“Hey, where are you guys going?” a friend shouted from the water.
Lance answered, “Josh wants to get thrashed by his brother. He’s going home!”
“We’ll come with you,” the friend answered. “Common guys, let’s go protect Josh” All 14 grade 5 boys were at the waterhole. They joined Lance and Josh.
Lance laughed, “You’ll be safe now. You’re brother may be bigger than you. But he isn’t bigger than all of us!”
The crowd of boys started walking to Josh’s house. With each step, Josh got more nervous. Finally he turned to Lance and said, “Maybe we should send someone ahead to see if Eric is still angry.”
“Good idea,” Lance said. “Hey Joel, come here.” A scrawny boy joined them.
“Yeah?” Joel asked.
“You’re the fastest runner in our class,” Lance said. “Run to Josh’s house and see if Eric is still mad. Tell him Josh is coming home and see how he reacts. If he looks threatening, just run—he’ll never catch you!”
Joel laughed, “Yep. I’ll be right back!” And with that he sprinted away.
It what seemed only minutes, Joel was back.
“That’s some seriously low flying, mate!” Lance laughed.
“What did he say?” Josh asked.
“There’s a huge group of high school guys watching football with him,” Joel panted. “Eric said they will all come meet you.”
Josh’s face fell in horror. “I know those guys,” he said, trembling. “I’m dead if I don’t change Eric’s mind.” Josh stood still thinking. His group of friends gathered around. “Does anyone have any money?” Josh asked.
The boys pooled their pocket money. “Here’s $22.45,” Lance said as he handed a hat, filled with money, to Josh. “If it keeps you alive, you can have it!”
Josh turned and gave the hat to Joel, “Here. Run! Take it to Eric. Tell him I’m sorry and I have more in the bank!”
Joel took off sprinting again. The group of boys could see Eric’s mob just across the park. They watched as Joel made it to Eric. The could hear the laughter of Eric and his friends as the hat was handed over.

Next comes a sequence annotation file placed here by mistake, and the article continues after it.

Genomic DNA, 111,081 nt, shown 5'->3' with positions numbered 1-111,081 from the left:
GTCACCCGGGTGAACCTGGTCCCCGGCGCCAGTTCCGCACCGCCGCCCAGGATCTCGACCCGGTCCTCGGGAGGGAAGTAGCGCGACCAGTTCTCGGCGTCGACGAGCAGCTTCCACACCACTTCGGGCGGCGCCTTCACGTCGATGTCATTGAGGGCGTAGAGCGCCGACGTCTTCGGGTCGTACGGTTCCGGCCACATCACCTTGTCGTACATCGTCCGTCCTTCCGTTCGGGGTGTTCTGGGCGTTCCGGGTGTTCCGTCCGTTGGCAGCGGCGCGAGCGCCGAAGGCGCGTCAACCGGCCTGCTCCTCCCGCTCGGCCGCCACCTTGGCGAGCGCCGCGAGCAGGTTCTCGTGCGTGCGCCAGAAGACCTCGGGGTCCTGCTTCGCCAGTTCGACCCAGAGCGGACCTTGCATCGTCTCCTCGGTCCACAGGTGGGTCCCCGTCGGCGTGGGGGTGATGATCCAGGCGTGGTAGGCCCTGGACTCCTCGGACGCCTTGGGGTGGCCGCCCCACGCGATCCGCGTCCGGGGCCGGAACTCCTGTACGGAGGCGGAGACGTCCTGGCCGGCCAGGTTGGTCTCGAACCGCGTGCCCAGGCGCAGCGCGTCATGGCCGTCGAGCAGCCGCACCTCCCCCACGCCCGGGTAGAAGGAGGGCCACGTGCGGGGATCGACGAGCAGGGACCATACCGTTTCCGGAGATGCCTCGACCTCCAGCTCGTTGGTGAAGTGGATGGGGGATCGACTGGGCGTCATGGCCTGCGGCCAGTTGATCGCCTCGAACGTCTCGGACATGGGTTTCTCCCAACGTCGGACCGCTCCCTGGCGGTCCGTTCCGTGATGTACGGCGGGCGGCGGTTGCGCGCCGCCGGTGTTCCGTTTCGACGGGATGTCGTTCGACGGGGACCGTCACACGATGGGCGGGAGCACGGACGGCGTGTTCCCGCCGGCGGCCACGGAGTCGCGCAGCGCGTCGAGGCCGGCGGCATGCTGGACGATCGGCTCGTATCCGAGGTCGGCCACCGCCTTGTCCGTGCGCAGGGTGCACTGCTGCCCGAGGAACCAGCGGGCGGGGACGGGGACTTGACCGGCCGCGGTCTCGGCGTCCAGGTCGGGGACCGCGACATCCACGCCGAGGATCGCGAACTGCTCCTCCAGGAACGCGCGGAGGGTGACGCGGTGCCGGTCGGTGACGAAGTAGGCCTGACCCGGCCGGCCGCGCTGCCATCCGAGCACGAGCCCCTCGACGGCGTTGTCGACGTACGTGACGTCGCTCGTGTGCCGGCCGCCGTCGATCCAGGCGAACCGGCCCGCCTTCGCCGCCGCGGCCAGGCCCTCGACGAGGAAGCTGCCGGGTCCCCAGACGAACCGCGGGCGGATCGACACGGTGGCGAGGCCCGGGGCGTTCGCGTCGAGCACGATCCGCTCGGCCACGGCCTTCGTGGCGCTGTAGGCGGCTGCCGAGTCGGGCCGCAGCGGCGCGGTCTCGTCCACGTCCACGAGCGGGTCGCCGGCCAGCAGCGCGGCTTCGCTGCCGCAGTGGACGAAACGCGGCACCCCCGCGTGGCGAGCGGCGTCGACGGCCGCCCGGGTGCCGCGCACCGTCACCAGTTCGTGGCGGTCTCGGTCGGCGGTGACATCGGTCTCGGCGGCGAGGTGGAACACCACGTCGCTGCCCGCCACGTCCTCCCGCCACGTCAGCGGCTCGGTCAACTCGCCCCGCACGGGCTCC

As Joel ran back, Eric followed, nearly keeping up. Eric’s group jogged behind. Josh started walking forward to face his fate.
Josh walked ahead and met Eric in the clearing between the two groups. As they reached each other Eric held out the hat full of money. “What’s this?”
Josh hung his head, “I didn’t want you to kill me.”
Eric hugged his little brother, “Mate, I’m sorry for getting mad at you yesterday. Mum and Dad are worried sick!” He turned to his group of friends as they approached, “He’s fine!”
The group whooped with joy. “Let’s get back to the football,” one of them laughed.
Eric wrapped his arm around Josh, “I’m so glad you came home.”
(Jacob and Esau is the comparison story. See Genesis 33.)
Wednesday, July 07, 2010
I've been working on a series (of 28) Bible studies called 28 Stories which uses an imaginative Bible story to introduce the topic and then the questions lead the reader/group through a series of personal application questions. These are followed by open ended questions that explore the Biblical topic using Bible verse quotes. It finishes with the Fundamental statement as worded by the Adventist Church and then asks for a response.
I've been using them for a few weeks now and getting positive responses. Since they have been designed in a weekly journal format (7 sections which work nicely as a daily study on the topic) I have been giving one as homework to my students and studying one in our weekly small group as well.
I've also made them available online and advertised them around the online Adventist world and am getting positive feedback from around the globe.
Have a look and let me know what you think!